Determinants of engagement in HIV treatment and care among zambians new to antiretroviral therapy

Deborah L. Jones, Isaac Zulu, Szonja Vamos, Ryan Cook, Ndashi Chitalu, Stephen M. Weiss

Research output: Contribution to journalArticlepeer-review

18 Scopus citations


This pilot study assessed the determinants of engagement in HIV care among Zambian patients new to antiretroviral (ARV) therapy, and the effect of an intervention to increase medication adherence. Participants ( n=160) were randomized to a 3-month group or individual intervention utilizing a crossover design. Psychophysiological (depression, cognitive functioning, health status), social (social support, disclosure, stigma), structural factors (health care access, patient-provider communication), and treatment engagement (adherence to clinic visits and medication) were assessed. Participants initially receiving the group intervention improved their adherence, but gains were not maintained following crossover to the individual intervention. Increased social support and patient-provider communication and decreased concern about HIV medications predicted increased clinic attendance across both arms. Results suggest that early participation in a group intervention may promote increased adherence among patients new to ARV therapy, but long-term engagement in care may be sustained by both one-on-one and group interventions by health care staff.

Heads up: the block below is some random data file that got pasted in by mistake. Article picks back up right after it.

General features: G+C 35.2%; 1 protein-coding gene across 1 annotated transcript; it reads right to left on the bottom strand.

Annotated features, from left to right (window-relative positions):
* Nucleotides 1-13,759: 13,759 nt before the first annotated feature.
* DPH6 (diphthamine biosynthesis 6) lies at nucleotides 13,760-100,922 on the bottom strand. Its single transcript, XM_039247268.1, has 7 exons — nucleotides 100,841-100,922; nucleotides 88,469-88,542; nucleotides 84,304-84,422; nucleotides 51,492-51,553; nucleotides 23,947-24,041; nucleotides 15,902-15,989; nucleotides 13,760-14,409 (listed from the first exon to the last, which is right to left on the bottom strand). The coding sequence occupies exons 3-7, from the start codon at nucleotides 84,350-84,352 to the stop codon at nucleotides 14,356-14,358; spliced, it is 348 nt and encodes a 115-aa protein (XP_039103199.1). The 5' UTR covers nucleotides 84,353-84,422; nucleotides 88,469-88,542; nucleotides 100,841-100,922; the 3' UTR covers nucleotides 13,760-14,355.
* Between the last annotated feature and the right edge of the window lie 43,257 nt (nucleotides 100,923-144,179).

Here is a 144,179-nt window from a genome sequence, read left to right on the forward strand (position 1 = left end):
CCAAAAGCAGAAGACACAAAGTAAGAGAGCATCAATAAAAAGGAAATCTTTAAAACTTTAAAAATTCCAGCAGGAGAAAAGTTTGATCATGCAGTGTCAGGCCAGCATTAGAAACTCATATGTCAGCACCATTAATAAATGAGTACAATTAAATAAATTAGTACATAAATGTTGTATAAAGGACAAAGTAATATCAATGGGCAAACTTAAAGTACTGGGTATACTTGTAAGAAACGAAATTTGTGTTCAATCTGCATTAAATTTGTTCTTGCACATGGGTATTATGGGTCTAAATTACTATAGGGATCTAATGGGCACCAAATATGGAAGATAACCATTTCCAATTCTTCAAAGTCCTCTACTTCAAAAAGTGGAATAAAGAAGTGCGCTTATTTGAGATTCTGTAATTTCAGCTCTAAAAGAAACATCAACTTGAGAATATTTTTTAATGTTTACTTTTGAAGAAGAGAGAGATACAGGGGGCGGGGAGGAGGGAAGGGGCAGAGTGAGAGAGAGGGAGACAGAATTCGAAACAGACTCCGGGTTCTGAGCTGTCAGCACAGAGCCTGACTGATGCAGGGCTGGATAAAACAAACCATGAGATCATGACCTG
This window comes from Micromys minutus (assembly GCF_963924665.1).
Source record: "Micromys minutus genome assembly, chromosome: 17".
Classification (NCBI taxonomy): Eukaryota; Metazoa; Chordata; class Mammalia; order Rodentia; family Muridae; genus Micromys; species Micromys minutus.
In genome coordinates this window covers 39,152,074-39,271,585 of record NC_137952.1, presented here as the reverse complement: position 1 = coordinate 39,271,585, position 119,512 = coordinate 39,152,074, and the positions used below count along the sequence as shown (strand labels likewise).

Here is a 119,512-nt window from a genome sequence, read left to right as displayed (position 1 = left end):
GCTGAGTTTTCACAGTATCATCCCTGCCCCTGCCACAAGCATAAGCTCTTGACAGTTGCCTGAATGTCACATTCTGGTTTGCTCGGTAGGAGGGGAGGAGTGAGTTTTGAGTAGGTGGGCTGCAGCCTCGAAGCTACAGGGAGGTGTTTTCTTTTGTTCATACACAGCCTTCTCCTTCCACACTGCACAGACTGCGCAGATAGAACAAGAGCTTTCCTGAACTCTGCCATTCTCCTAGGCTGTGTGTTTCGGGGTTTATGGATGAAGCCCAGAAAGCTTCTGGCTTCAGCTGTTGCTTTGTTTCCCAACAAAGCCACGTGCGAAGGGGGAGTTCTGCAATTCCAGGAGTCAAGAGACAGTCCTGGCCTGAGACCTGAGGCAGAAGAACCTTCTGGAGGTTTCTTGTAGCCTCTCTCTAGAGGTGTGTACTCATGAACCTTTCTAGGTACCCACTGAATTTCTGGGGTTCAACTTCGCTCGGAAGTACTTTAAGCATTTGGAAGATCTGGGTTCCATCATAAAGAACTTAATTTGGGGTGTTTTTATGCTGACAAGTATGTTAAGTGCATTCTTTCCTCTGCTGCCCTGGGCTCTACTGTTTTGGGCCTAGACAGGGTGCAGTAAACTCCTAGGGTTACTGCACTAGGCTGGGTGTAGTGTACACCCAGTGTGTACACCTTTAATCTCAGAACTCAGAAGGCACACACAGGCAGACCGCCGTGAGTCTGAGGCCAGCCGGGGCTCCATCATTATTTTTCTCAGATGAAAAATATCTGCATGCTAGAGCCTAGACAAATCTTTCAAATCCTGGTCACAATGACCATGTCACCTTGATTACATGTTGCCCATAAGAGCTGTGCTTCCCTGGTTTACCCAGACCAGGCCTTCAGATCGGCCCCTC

Original languageEnglish (US)
Pages (from-to)e1-e12
JournalJournal of the Association of Nurses in AIDS Care
Issue number5
StatePublished - Sep 2013
Externally publishedYes


  • Behavioral intervention
  • Engagement in care
  • HIV
  • Medication adherence
  • Zambia

ASJC Scopus subject areas

  • Advanced and Specialized Nursing


Dive into the research topics of 'Determinants of engagement in HIV treatment and care among zambians new to antiretroviral therapy'. Together they form a unique fingerprint.

Cite this